CROWE, HARRY JUDSON, businessman and philanthropist; b. 28 Nov. 1868 in Halifax, son of John F. Crowe and Mary Doyle; m. 10 July 1895 Helen Rose Quirk in Bridgetown, N.S., and they had two sons; d. 25 May 1928 in Toronto.
Harry J. Crowe was educated in public schools in Halifax, the preparatory school at Horton Academy in Wolfville, and the Halifax Business College and Writing Academy. After graduation he worked for a year with a Halifax grocery firm, taking responsibility for its banking affairs, and in 1884 or 1885 he joined his father’s wholesale grocery firm. Crowe purchased his father’s interest around 1890 and managed the company with one of his brothers. A joint venture with a Boston adventurer to develop mining properties in the western United States failed, and he was forced to sell the Halifax firm to cover his losses. After acquiring a half-share in a grocery store and lumbering business in Bridgetown, Crowe developed a strong interest in lumbering and established sawmills in different parts of the province.
He went to Newfoundland about 1902 to enter the timber trade there and became enthralled with the industrial potential of the island. Shortly afterwards he divested himself of his Nova Scotia operations. He befriended Robert Gillespie Reid* and his sons William Duff and Henry Duff, who owned Newfoundland’s railway system and held extensive timber, land, and mineral assets. In 1903 he established the Newfoundland Timber Estates Company Limited with W. D. Reid, Henry Melville Whitney of Boston, and Benjamin Franklin Pearson* of Halifax. This firm conducted lumbering operations at Glenwood and Millertown, on properties purchased from Lewis H. Miller*, and at Gander Bay. Crowe realized that Newfoundland wood was better suited to papermaking than to lumbering and proceeded to purchase most of the available timber operations in central Newfoundland. Working with the Reids, he helped to bring the Harmsworth newspaper interests of England to Newfoundland; as the Anglo-Newfoundland Development Company Limited, this group purchased many of the holdings of Newfoundland Timber Estates and established a pulp and paper mill at Grand Falls, which commenced operations in 1909. Crowe also helped to persuade A. E. Reed and Company Limited, another English firm, to establish a pulp mill at nearby Bishop’s Falls; it got underway in 1911.
Crowe’s method of conducting business was to purchase existing timber grants instead of acquiring the rights directly from the crown. The properties were then grouped together under one or other of his holding companies. Before 1914 he conducted extensive logging operations in the Botwood and Point Leamington areas. By that time his various concerns were providing the Grand Falls and Bishop’s Falls mills with over one hundred thousand cords of pulpwood annually. He seems to have continued his operations at Botwood, at least, throughout the war years.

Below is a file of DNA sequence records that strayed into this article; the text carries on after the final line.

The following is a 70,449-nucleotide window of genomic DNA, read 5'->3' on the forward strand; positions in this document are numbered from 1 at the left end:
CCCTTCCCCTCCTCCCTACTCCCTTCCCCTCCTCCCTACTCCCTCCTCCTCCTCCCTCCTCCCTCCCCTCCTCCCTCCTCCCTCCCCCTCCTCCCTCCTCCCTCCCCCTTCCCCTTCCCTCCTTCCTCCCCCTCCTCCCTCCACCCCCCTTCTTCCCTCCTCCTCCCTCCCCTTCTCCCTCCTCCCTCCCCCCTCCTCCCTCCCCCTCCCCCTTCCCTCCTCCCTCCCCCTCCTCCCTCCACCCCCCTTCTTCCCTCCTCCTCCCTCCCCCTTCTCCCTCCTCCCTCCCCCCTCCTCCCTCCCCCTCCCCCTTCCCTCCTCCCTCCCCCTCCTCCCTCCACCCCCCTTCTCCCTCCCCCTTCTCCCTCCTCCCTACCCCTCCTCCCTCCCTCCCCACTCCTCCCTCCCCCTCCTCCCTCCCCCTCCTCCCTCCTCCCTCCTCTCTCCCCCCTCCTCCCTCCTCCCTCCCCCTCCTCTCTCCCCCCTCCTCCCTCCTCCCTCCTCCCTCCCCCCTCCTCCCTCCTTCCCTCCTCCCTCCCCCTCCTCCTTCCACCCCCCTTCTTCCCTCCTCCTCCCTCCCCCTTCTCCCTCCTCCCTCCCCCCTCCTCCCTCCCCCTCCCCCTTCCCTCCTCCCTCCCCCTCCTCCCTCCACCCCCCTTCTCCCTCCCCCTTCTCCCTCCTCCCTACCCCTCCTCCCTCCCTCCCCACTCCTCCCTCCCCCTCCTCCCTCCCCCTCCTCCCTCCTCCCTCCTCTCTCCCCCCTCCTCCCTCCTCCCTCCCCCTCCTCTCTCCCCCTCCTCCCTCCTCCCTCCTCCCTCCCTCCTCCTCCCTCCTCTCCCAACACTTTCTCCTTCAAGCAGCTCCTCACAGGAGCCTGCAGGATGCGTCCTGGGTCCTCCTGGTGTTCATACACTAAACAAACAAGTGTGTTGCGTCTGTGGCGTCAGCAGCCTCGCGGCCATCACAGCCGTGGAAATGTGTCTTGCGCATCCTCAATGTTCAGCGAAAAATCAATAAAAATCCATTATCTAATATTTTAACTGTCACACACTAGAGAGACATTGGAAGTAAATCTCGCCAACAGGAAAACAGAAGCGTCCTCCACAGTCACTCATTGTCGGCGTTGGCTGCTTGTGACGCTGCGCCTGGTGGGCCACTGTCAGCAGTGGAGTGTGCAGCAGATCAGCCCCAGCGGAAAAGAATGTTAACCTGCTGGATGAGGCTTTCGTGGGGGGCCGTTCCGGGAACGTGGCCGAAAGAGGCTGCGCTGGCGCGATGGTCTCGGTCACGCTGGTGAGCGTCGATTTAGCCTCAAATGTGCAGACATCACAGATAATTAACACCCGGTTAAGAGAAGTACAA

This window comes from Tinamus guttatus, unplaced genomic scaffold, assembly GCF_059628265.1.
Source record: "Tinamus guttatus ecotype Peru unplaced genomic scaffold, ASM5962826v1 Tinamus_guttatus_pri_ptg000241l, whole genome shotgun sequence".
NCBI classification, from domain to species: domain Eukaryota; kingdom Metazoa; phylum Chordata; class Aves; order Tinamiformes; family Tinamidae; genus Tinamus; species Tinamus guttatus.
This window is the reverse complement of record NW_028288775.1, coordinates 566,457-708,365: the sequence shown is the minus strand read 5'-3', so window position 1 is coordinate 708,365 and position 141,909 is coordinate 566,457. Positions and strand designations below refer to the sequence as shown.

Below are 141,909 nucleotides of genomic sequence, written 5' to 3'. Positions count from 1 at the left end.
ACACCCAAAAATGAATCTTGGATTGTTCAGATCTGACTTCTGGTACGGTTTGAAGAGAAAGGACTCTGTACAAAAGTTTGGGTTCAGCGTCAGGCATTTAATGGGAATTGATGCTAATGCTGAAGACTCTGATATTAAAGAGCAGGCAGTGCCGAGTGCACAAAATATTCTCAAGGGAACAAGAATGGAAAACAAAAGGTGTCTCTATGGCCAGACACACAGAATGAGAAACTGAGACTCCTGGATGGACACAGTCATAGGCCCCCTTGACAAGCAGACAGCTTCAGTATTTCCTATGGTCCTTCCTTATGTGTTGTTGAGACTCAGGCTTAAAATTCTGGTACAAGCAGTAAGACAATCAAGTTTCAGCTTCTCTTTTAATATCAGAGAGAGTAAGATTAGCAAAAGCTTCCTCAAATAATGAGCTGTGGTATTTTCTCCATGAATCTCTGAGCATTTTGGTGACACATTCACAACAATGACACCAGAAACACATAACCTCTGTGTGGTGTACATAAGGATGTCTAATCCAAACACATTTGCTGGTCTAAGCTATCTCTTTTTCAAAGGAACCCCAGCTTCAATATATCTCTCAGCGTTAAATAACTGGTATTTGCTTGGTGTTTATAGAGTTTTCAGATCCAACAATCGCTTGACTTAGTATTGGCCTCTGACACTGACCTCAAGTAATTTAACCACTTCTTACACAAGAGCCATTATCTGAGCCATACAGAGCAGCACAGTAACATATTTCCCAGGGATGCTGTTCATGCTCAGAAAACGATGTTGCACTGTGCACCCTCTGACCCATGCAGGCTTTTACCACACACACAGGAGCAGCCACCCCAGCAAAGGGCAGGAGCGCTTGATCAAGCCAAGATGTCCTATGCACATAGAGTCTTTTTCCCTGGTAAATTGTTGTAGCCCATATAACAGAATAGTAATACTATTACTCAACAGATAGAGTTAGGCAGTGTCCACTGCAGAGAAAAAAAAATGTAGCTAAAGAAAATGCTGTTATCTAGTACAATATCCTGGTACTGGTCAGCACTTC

In 1911 Crowe had met with William Ford Coaker*, the leader of the Fishermen’s Protective Union, which included loggers within its ranks. Crowe agreed to improve conditions in his 12 camps by upgrading sleeping and eating accommodations, installing baths, and providing a medical doctor to look after the loggers’ needs. He also undertook to employ union men and guaranteed a monthly wage for each logger. Botwood, Crowe’s main centre of operations, was the site of further interventions by him. Since he deplored Newfoundland’s denominational school system, which he told a public audience at Botwood in 1910 “caused the lack of development in the people, as well as the resources of this Island,” he funded a non-denominational kindergarten there in 1915. Consisting of approximately 45 students, aged four to seven years, it was conducted by a teacher, Edna Alexander, he brought in for a year from Toronto, where he had taken up residence around 1910. He also arranged for domestic science classes to be taught in the community. In 1916 he secured the loan for a year of two teachers from the Toronto Board of Education to continue the kindergarten school in Botwood and establish another in Twillingate.
During 1915 Crowe was also active in the successful campaign to have Prohibition adopted in Newfoundland. He arranged for Dr Carolyn E. Geisel, an American surgeon and public health advocate, to tour Newfoundland communities giving lectures on the virtues of both Prohibition and public health. Crowe accompanied her on this tour. Her visit resulted in the formation of short-lived health clubs in a number of communities. On the recommendation of Dr John Harvey Kellogg, superintendent of the Battle Creek Sanitarium in Michigan, Crowe in November 1915 secured the services of an American dietitian and domestic science expert, public health nurse Margaret Craig, who came to Botwood and nearby communities to advise the health clubs.